Bonhoeffer did participate whole-heartedly in ecumenical activities and conferences, but, as Metaxas traces so carefully, the German pastor used his ecumenical contacts, particularly in Norway and England, to let the world know what was happening inside Nazi Germany and especially in the German church.
There are a couple things about Metaxas’ style that are bothersome. In his attempt to connect with readers, he uses some words and expressions that seem out of place in a formal biography. These expressions appear most often in relation to Hitler or other Nazi leaders. Metaxas writes dismissively about them or trivializes their evil actions. He refers to Mein Kampf, for example, as Hitler’s “crackpot manifesto” (44), when in reality that book laid the foundation for Nazi political thought and action. We may regard it today as “crackpot” but in Germany in the 1920s and 30s it was taken very seriously.
The other issue that may bother some readers is the use of long quotations from Bonhoeffer’s own writings. Metaxas, I’m sure, wanted the man to speak in his own words but sometimes a shorter quotation would have been just as effective.
These are small issues, however, compared to the enjoyment and intrigue of the biography as a whole.
I’ve read Bonhoeffer’s book, The Cost of Discipleship, and several other biographical studies of his life, but I finished this biography with a few new impressions – or at least stronger impressions than I had before.
I saw what a devoted pastor Bonhoeffer was. He cared deeply for the church, the body, the community of believers. He certainly cared for its theological foundation and moral principles, but he cared even more for the people. Bonhoeffer was not just an academic theologian; he taught children in Sunday School, he nurtured the pastoral students who attended his “illegal” seminary, he wrote books and letters that challenged ordinary Christians to lives of extraordinary service.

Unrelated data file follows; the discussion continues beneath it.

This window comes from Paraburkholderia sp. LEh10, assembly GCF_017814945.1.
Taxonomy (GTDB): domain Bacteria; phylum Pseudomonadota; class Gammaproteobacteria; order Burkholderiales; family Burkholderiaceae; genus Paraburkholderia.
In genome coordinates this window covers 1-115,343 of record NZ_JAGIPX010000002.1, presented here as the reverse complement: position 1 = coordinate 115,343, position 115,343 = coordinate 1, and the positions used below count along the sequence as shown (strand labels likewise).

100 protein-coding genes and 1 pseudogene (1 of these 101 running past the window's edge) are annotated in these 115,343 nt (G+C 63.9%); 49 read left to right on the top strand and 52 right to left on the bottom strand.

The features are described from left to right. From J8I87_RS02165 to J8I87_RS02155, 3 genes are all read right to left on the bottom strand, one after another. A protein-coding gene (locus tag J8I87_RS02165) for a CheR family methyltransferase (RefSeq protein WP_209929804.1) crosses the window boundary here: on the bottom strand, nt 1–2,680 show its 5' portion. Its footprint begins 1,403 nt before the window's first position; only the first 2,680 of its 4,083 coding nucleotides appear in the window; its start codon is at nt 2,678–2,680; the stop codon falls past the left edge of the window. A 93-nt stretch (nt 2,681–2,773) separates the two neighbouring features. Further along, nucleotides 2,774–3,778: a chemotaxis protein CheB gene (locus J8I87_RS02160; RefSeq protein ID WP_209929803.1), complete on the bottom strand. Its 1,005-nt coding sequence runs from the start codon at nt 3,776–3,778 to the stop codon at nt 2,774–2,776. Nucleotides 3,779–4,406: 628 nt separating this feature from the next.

I saw as well how seriously Bonhoeffer looked at discipleship. He didn’t just preach radical discipleship; he modeled it in his personal life as a follower of Jesus and in his public life as a courageous church leader. You can’t read this book without being challenged to examine your own level of commitment to Christ and asking what price you would be willing to pay to follow God’s call completely. At a crucial time in the church’s history and in the world’s history, Bonhoeffer boldly rejected what he called “cheap grace” – mere belief without sacrificial action.
The doctor who oversaw executions at the Flossenburg camp wrote what is perhaps Bonhoeffer’s best epitaph: “In the almost fifty years that I worked as a doctor, I have hardly ever seen a man die so entirely submissive to the will of God” (532).
Douglas Connelly is the author of The Bible for Blockheads and Christianity for Blockheads (Zondervan). He is the senior pastor of Parkside Community Church in Sterling Heights, MI.
C. Christopher Smith is the founding editor of The Englewood Review of Books. He is also author of a number of books, including most recently How the Body of Christ Talks: Recovering the Practice of Conversation in the Church (Brazos Press, 2019). Connect with him online at: C-Christopher-Smith.com